I can’t speak to the politics or economics of the NHS, but if they are treating vaccination as a individual (rather than a population) solution they are acting like the UK is a very poor country. There is a predictable surge in flu each year, though it varies in intensity, and waiting for an epidemic to be declared is too little, too late. In addition to the direct effects of the flu, large seasonal increases crowd out ambulances, emergency departments, and hospitals, leading to additional health issues and deaths.

Jan, Scott..... Thank you for your very informative replies and opinion, however, I read Newspapers, watch Tv News and various political Tv programmes on a regular basis and the flu epidemic is not depicted as gravely by Governments or Health Organisations as you're both implying.

I'm not suggesting or advising anyone not to be vaccinated against the flu; I just believe if it is such a pandemic, then yearly vaccination would be compulsory for all age groups, rather than voluntary, like it is now.

Scott.... you've even stated that "in the US, everyone is encouraged to get vaccinated"  why only encouraged ?

So, who do I believe; the opinions of two, normally well informed forum members or the advice provided by UK NHS and the Government of the day ?

At present, although my previous diagnosis of UC and now my J pouch places me within the vulnerable group and therefore entitled to the vaccine, there is currently no widespread NHS/Government campaign to encourage those younger than 65 and not in the vulnerable group to get the flu vaccine.

Due to my age, level of fitness and wellbeing, I don't see myself as vulnerable or at risk.

The US has almost no method of requiring universal flu vaccination, so widespread availability and no cost are the next best thing. It’s helpful to remember that almost nothing is free in the US - certainly not health care.

When to call an outbreak an epidemic is a political decision, in large measure. In the case of flu, waiting until an epidemic is declared to think about population-level vaccination is almost completely worthless. I understand that they are saving money, and it’s even possible that in a good year that money is better spent elsewhere, but it’s terrible public health policy. The price of that is paid in a bad year, which officials will always describe as a surprise. The UK epidemic is likely to be declared in the next week or two, at which time the public health response will be, essentially, “oops.” Here’s a Telegraph article that tells the current story.

Your personal vaccination decision is yours alone. By viewing the vaccine as purely being about personal health care (and skipping it) you increase the risk of getting the flu, of course, but you also increase the risk of helping to worsen a significant and deadly problem in your community. When you spread the flu, people really will die from it, usually the very young and the very old.

I get vaccinated every year but this past year, in October, I got hit with what was either the flu or the worst cold of my life and it took me around 3 weeks to get over it. I posted about it in the Remicade thread because I thought it was a sign that my suppressed immune system was weak in fighting it off. I don’t think it effected my Pouch per se but the myriad medications I threw at it, including medicated and Codeine cough syrups, most definitely did. The Codeine cough syrups are constipating and one must be careful in using them.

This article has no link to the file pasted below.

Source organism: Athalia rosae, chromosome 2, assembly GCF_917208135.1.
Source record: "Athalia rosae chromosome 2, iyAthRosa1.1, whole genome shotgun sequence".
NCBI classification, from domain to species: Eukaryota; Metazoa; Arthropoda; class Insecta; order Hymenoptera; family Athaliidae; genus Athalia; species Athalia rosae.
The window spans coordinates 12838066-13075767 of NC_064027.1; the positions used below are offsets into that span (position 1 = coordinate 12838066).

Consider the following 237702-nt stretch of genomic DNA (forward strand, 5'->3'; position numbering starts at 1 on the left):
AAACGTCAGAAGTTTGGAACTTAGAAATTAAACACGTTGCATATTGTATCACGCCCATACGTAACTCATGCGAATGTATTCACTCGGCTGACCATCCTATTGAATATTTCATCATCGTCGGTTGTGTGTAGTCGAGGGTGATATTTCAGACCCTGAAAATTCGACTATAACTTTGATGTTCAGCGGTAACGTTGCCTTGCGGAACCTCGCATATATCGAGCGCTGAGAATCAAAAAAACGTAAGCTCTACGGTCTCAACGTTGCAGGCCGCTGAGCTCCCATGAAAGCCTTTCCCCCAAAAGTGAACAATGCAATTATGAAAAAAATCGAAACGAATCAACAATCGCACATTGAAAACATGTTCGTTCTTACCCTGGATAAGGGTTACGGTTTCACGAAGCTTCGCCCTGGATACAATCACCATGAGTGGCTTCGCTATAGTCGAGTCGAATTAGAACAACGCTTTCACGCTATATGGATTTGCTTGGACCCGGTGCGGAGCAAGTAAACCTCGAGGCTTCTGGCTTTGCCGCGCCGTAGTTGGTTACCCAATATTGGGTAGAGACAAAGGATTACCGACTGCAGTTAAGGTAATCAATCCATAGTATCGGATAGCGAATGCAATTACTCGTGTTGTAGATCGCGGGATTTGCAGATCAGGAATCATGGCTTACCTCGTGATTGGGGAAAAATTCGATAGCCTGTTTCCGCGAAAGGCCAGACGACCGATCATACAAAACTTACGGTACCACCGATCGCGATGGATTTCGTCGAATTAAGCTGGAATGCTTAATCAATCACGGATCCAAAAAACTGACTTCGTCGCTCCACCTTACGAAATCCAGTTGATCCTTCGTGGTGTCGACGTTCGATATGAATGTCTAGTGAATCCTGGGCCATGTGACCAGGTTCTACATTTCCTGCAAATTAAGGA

Anyway, you can get vaccinated and you can also follow all the common sense hygiene steps recommended by Jan and others, but it simply doesn’t guarantee you will not get sick. Sometimes it just happens. I put it in the same category of risk as flying or driving, you might get in an accident or crash despite doing everything right. So in the end you can’t worry about it beyond what you can control. 

It also reminds me that my sister had to travel for her job to some African countries afflicted by the Ebola virus outbreak a few years ago. My mother, who is a bit of a drama Queen, was frantically emailing her every day to make sure she wasn’t in the hospital with Ebola, or dead. I doubt my sister was doing much except focusing on her job and not doing anything stupid. Beyond that you just cross fingers and hope for the best.

As a mom that just had the flu go through the house with the kids (us parents survived), I can tell you that I've never seen anything work so well as Tamiflu!  I brought my son into the pediatrician office within a few hours of the fever starting.  He tested positive for influena A.  He was a mess, 103 fever, lethargic, body aches, and coughing.  She said most people with this flu strain are sick for about 7-10 days. Started him on Tamiflu right after we left the office.  He woke up the next day fever free and cough and pains gone!  He recovered very quickly.  Tamiflu only works if you start it as soon as your symptoms start and the sooner you start, the sooner you stop the viruses from replicating so you'll recover sooner.

I don't think it is normally recommended to take it preventatively in a typical, healthy person, but if you have a household full of people with the flu, doctors may prescribe it for you.  My PCP said she would give it to me if I wanted it, but I declined and said I'd call her if I started a fever.  I never did catch it.

Scott.... I'm not stupid and I certainly don't believe the flu outbreak is the epidemic or pandemic you believe it to be.

I'm certainly not to blame for the spread of the virus either, you'll be blaming homosexuals for spreading HIV next.

Would it not be best to educate rather than cast blame.

During my battle with the flu as a teenager, no one I came into contact with died as a result, nor have I infected or caused anyone to die during the 36 years since.  

I often respect your knowledge, opinion and contribution in regard to topics raised and discussed within this forum, however on this occassion, it's best we agree, to disagree.

Add Reply

Likes (0)
Post
Copyright © 2019 The J-Pouch Group. All rights reserved.
×
×
×
×